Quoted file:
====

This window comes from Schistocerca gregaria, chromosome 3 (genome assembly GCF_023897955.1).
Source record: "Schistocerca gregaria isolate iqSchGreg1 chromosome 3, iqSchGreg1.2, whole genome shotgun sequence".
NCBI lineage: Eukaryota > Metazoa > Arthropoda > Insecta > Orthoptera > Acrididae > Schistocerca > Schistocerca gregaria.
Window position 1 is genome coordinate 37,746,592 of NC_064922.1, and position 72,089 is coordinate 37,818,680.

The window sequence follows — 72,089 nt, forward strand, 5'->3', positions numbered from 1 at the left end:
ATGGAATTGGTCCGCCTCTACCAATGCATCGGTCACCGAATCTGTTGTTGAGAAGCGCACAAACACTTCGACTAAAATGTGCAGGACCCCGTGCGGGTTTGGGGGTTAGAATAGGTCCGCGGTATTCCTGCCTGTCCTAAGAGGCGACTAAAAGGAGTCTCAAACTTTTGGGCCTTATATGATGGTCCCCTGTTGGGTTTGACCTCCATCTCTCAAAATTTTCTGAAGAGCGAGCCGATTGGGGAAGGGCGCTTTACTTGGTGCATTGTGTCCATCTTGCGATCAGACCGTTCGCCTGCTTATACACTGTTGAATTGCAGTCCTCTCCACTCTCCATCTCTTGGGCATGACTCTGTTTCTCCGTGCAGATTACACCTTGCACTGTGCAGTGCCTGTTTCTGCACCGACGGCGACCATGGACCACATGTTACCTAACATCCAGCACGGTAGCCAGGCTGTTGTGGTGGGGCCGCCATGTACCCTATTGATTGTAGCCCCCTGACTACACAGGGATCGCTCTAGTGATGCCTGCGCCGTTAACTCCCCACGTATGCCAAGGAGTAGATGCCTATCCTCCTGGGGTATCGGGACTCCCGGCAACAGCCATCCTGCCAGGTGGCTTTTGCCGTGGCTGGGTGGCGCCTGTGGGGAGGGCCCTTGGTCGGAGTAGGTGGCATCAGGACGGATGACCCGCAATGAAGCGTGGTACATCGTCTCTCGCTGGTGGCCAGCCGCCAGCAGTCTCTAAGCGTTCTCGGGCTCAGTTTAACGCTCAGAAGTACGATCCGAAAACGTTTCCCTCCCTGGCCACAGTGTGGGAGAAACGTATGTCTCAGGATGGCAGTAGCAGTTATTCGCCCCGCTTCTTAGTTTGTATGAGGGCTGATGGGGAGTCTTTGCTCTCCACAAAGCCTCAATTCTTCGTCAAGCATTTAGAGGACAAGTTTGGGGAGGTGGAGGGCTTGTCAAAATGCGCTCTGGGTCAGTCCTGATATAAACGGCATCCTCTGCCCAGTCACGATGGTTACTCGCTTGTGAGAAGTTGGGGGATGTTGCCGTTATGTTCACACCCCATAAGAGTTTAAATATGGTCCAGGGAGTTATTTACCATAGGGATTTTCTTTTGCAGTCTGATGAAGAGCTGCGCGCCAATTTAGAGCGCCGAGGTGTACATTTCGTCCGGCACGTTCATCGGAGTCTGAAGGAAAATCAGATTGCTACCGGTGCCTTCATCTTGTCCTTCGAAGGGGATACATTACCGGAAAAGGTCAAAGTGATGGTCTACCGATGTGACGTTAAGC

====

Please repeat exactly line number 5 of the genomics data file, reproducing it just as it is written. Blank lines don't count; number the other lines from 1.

The window sequence follows — 72,089 nt, forward strand, 5'->3', positions numbered from 1 at the left end: